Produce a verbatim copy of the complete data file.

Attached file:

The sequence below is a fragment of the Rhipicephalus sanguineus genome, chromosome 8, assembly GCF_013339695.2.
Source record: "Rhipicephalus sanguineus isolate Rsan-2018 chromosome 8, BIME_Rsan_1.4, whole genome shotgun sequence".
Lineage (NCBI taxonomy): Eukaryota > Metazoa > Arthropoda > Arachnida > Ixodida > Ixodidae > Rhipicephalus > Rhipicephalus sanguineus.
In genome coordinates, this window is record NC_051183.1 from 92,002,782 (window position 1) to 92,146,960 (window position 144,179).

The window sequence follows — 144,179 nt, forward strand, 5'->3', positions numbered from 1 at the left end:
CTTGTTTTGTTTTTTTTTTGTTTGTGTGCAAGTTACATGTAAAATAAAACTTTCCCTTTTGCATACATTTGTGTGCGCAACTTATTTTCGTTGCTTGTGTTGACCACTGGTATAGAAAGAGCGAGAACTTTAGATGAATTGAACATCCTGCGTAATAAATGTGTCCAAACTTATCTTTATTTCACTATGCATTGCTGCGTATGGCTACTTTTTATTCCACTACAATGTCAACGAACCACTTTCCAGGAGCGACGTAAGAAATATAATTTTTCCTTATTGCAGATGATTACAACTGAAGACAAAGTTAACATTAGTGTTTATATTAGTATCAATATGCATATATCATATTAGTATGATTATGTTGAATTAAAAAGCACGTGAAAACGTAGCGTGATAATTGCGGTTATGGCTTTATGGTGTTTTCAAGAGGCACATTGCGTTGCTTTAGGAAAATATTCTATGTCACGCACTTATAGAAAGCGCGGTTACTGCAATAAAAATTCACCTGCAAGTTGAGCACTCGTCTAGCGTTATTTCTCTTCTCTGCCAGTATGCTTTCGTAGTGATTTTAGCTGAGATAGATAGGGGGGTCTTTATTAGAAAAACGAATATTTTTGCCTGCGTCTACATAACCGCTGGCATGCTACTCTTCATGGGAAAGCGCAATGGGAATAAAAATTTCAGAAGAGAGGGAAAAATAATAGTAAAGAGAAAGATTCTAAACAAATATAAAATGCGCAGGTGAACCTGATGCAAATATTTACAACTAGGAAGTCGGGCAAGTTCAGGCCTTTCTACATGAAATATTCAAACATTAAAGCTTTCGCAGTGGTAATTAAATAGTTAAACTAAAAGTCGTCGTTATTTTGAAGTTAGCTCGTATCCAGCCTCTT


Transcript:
The sequence below is a fragment of the Rhipicephalus sanguineus genome, chromosome 8, assembly GCF_013339695.2.
Source record: "Rhipicephalus sanguineus isolate Rsan-2018 chromosome 8, BIME_Rsan_1.4, whole genome shotgun sequence".
Lineage (NCBI taxonomy): Eukaryota > Metazoa > Arthropoda > Arachnida > Ixodida > Ixodidae > Rhipicephalus > Rhipicephalus sanguineus.
In genome coordinates, this window is record NC_051183.1 from 92,002,782 (window position 1) to 92,146,960 (window position 144,179).

The window sequence follows — 144,179 nt, forward strand, 5'->3', positions numbered from 1 at the left end:
CTTGTTTTGTTTTTTTTTTGTTTGTGTGCAAGTTACATGTAAAATAAAACTTTCCCTTTTGCATACATTTGTGTGCGCAACTTATTTTCGTTGCTTGTGTTGACCACTGGTATAGAAAGAGCGAGAACTTTAGATGAATTGAACATCCTGCGTAATAAATGTGTCCAAACTTATCTTTATTTCACTATGCATTGCTGCGTATGGCTACTTTTTATTCCACTACAATGTCAACGAACCACTTTCCAGGAGCGACGTAAGAAATATAATTTTTCCTTATTGCAGATGATTACAACTGAAGACAAAGTTAACATTAGTGTTTATATTAGTATCAATATGCATATATCATATTAGTATGATTATGTTGAATTAAAAAGCACGTGAAAACGTAGCGTGATAATTGCGGTTATGGCTTTATGGTGTTTTCAAGAGGCACATTGCGTTGCTTTAGGAAAATATTCTATGTCACGCACTTATAGAAAGCGCGGTTACTGCAATAAAAATTCACCTGCAAGTTGAGCACTCGTCTAGCGTTATTTCTCTTCTCTGCCAGTATGCTTTCGTAGTGATTTTAGCTGAGATAGATAGGGGGGTCTTTATTAGAAAAACGAATATTTTTGCCTGCGTCTACATAACCGCTGGCATGCTACTCTTCATGGGAAAGCGCAATGGGAATAAAAATTTCAGAAGAGAGGGAAAAATAATAGTAAAGAGAAAGATTCTAAACAAATATAAAATGCGCAGGTGAACCTGATGCAAATATTTACAACTAGGAAGTCGGGCAAGTTCAGGCCTTTCTACATGAAATATTCAAACATTAAAGCTTTCGCAGTGGTAATTAAATAGTTAAACTAAAAGTCGTCGTTATTTTGAAGTTAGCTCGTATCCAGCCTCTT